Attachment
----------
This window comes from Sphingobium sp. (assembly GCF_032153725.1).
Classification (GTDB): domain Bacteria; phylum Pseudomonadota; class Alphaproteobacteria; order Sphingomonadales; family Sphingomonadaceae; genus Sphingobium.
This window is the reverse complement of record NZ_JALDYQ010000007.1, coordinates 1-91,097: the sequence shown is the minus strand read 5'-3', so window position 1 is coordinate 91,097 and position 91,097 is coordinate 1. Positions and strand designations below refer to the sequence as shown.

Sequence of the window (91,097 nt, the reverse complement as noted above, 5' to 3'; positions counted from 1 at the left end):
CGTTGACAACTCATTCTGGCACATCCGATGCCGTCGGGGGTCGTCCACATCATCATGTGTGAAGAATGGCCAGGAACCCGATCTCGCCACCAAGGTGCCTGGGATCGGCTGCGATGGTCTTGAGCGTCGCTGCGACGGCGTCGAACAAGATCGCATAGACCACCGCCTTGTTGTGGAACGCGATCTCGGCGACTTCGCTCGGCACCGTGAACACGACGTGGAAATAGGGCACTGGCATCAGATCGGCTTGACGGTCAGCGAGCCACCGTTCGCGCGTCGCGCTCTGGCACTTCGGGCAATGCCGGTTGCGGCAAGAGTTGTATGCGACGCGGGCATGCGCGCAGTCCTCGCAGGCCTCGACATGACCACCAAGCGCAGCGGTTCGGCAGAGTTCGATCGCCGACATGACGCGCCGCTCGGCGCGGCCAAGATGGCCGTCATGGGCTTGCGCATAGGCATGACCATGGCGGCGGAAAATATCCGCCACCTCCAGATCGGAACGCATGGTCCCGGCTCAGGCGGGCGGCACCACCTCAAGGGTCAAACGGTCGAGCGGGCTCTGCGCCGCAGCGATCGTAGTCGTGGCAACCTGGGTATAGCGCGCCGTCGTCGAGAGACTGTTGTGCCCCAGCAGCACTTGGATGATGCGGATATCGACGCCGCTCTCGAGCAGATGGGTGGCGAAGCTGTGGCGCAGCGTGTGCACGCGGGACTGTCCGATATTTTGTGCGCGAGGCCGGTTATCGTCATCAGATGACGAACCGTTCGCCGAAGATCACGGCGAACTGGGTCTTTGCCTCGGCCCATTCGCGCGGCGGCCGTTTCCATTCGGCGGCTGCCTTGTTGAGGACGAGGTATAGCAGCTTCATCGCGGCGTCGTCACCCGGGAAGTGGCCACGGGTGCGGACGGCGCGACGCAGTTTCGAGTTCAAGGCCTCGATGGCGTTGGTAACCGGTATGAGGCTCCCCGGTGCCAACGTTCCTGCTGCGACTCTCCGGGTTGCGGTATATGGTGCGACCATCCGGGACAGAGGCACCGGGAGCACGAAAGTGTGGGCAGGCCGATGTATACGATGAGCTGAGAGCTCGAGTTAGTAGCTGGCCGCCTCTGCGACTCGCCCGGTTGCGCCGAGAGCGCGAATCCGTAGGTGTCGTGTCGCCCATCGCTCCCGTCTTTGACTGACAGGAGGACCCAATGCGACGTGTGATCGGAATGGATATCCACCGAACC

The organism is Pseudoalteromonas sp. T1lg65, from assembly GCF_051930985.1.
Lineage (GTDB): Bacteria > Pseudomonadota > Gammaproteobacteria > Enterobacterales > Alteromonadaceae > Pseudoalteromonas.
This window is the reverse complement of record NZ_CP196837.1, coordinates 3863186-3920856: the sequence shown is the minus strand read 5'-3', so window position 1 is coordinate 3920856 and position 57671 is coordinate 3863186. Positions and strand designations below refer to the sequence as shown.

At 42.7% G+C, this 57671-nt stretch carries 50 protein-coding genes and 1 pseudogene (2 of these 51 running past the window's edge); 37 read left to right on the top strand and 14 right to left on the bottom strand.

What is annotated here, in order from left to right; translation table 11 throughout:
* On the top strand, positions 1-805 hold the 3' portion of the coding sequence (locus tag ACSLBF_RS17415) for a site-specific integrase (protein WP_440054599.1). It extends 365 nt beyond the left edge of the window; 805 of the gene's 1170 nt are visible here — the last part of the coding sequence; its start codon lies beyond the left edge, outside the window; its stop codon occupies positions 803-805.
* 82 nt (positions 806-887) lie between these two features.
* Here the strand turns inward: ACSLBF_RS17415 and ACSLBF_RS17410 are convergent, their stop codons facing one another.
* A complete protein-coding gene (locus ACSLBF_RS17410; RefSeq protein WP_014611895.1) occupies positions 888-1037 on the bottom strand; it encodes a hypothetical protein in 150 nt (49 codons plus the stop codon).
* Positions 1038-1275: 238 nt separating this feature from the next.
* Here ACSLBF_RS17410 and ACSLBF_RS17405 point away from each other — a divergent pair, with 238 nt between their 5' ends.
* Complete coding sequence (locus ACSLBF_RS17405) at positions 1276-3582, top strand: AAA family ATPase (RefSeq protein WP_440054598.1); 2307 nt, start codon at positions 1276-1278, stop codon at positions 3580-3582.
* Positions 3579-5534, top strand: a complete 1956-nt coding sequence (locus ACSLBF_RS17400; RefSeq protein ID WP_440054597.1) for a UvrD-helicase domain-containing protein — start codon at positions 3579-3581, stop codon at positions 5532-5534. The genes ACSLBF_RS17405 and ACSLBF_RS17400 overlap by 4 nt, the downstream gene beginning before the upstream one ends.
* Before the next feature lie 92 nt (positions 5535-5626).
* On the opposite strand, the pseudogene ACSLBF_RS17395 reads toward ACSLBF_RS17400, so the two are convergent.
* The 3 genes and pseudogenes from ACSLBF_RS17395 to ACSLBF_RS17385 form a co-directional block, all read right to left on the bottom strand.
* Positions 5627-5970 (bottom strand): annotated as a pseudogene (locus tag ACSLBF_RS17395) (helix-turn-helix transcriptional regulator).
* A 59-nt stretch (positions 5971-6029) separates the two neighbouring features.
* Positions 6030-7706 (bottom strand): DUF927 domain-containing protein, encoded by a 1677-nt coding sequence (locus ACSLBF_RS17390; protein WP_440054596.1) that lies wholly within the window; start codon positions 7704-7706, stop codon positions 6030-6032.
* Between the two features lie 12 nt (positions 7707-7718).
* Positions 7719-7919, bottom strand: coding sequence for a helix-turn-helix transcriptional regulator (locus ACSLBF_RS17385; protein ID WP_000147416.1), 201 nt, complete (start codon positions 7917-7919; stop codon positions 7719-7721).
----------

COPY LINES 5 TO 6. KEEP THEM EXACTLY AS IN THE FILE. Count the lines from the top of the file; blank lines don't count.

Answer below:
CGTTGACAACTCATTCTGGCACATCCGATGCCGTCGGGGGTCGTCCACATCATCATGTGTGAAGAATGGCCAGGAACCCGATCTCGCCACCAAGGTGCCTGGGATCGGCTGCGATGGTCTTGAGCGTCGCTGCGACGGCGTCGAACAAGATCGCATAGACCACCGCCTTGTTGTGGAACGCGATCTCGGCGACTTCGCTCGGCACCGTGAACACGACGTGGAAATAGGGCACTGGCATCAGATCGGCTTGACGGTCAGCGAGCCACCGTTCGCGCGTCGCGCTCTGGCACTTCGGGCAATGCCGGTTGCGGCAAGAGTTGTATGCGACGCGGGCATGCGCGCAGTCCTCGCAGGCCTCGACATGACCACCAAGCGCAGCGGTTCGGCAGAGTTCGATCGCCGACATGACGCGCCGCTCGGCGCGGCCAAGATGGCCGTCATGGGCTTGCGCATAGGCATGACCATGGCGGCGGAAAATATCCGCCACCTCCAGATCGGAACGCATGGTCCCGGCTCAGGCGGGCGGCACCACCTCAAGGGTCAAACGGTCGAGCGGGCTCTGCGCCGCAGCGATCGTAGTCGTGGCAACCTGGGTATAGCGCGCCGTCGTCGAGAGACTGTTGTGCCCCAGCAGCACTTGGATGATGCGGATATCGACGCCGCTCTCGAGCAGATGGGTGGCGAAGCTGTGGCGCAGCGTGTGCACGCGGGACTGTCCGATATTTTGTGCGCGAGGCCGGTTATCGTCATCAGATGACGAACCGTTCGCCGAAGATCACGGCGAACTGGGTCTTTGCCTCGGCCCATTCGCGCGGCGGCCGTTTCCATTCGGCGGCTGCCTTGTTGAGGACGAGGTATAGCAGCTTCATCGCGGCGTCGTCACCCGGGAAGTGGCCACGGGTGCGGACGGCGCGACGCAGTTTCGAGTTCAAGGCCTCGATGGCGTTGGTAACCGGTATGAGGCTCCCCGGTGCCAACGTTCCTGCTGCGACTCTCCGGGTTGCGGTATATGGTGCGACCATCCGGGACAGAGGCACCGGGAGCACGAAAGTGTGGGCAGGCCGATGTATACGATGAGCTGAGAGCTCGAGTTAGTAGCTGGCCGCCTCTGCGACTCGCCCGGTTGCGCCGAGAGCGCGAATCCGTAGGTGTCGTGTCGCCCATCGCTCCCGTCTTTGACTGACAGGAGGACCCAATGCGACGTGTGATCGGAATGGATATCCACCGAACC

The organism is Pseudoalteromonas sp. T1lg65, from assembly GCF_051930985.1.